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Self-interview after FotoFest 2014

After four days of intense reviews at FotoFest 2014 with some very influencing curators, gallery owners, publishers and collectors, I have been going over again and again in my mind, what I was asked and what I answered -or should have answered without the pressure of time and being nervous. Words, sounds, faces and emotions are all blending in. I decided that if I ask myself about some of the most important topics discussed, I could grasp the essence of what I learned.

So, in a time of countless self-photographs and self-marketing I thought of having a self-interview. Here it is:

Why do you do photography? I come from a family where many of us are in the arts and since a very early childhood it was encouraged to be artistic. When I was about 11, eight cousins of us would organize art exhibits in the neighborhood where we would sell our paper drawings. We would greet our guests with magic tricks, dance and poetry; they would enjoy the performances, laugh and buy our color paintings. With the earned money we happily bought candies and ice cream. Those are beautiful memories.

As a teenager I started inheriting my father’s cameras and my first subject where my two beautiful twin cousins which I captured in black and white. Then, with my father who is also an architect, we would travel on architectural tours he would plan. My subject became entirely architecture and I liked to have my photos without any people at all in them. I will painfully wait or desperately gestured for people to move out of frame. I did very rigid photography until one day I stopped. I was saturated and never again touched the camera with the intention to artistically photograph. In 2009, I closed my architecture practice and took a sabbatical in search of an abrupt change in life that was gestating to come out of me for some years now, and for which I moved as remote as I could and to engage on nothing related to architecture: I decided to volunteer at a yoga retreat in Hawaii taking with me some very special spiritual books, a hammock and a new digital camera. For six months I cocooned. I broke that cocoon with the camera feeling I was born again and my new form of expression was photography. That's why I do it. How do you do this? All the work is done on camera. The effects you see are a result of how the light is carried through a moving lens during the exposure time. I’m inspired by the Dadaist’s principals which embraces part calculation and part chance to capture impressionist images. This manual technique allows me to manipulate what we see onto something that we don't, but is not fictitious. I create a new rendition of reality: The light exists, the shapes exist and the shadows exist. I also explore with the color and its variations and saturations that some photos lead to suggest. That said, I want to clarify that I don't use Photoshop to digitally paint or construct a photograph with the computer.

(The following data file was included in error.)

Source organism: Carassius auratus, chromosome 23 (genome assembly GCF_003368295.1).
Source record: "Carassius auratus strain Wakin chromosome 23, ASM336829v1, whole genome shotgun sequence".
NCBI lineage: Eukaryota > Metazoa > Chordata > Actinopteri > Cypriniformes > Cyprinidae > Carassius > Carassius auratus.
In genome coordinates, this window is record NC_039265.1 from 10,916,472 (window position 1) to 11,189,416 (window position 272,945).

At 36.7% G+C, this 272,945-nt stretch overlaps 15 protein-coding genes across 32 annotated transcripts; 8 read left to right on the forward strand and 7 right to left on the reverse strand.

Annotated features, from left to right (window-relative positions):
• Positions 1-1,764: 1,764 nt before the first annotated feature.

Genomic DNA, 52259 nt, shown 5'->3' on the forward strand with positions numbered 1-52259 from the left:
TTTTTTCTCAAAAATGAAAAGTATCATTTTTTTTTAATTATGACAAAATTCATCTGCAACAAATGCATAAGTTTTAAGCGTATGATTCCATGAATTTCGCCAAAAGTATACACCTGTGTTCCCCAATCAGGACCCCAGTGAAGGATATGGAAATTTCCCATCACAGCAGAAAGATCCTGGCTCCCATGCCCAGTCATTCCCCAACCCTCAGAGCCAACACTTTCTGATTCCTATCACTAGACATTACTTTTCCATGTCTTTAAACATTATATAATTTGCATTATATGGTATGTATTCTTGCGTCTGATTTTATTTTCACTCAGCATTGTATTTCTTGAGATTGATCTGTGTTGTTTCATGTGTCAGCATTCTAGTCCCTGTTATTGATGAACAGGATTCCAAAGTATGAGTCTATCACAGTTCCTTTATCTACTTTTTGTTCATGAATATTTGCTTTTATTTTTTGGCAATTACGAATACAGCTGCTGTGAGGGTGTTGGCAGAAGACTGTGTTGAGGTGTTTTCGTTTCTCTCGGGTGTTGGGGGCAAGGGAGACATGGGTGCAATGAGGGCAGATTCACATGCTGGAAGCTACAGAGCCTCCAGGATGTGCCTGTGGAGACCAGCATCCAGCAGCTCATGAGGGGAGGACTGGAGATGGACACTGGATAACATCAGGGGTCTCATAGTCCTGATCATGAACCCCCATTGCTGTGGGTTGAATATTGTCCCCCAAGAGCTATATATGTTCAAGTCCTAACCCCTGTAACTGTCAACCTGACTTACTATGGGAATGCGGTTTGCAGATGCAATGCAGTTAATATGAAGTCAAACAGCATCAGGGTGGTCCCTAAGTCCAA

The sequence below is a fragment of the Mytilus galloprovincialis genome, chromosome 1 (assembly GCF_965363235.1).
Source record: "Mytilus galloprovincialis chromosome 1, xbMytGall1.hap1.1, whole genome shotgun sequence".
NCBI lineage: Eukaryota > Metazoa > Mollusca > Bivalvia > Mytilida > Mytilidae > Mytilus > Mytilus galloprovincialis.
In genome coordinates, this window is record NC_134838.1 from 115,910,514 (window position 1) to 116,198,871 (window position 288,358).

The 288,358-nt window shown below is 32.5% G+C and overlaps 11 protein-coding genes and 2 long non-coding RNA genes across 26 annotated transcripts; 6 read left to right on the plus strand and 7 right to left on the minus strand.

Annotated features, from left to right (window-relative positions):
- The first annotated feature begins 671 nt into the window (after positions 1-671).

Are you and architect or a photographer? I don't see boundaries between artistic fields, and believe inspiration expresses itself in many art forms. I can't imagine compartmentalizing my brain and sensibilities into one 'career' as for art is universal and indivisible. Some of the most important artists of all times have been many things at once, and I’m a believer that this ability exponentially nurtures creativity. I can be doing photography today and tomorrow designing a house too, maybe a furniture piece or writing some poetry. Its hard work to succeed in many art fields, but the challenge is there!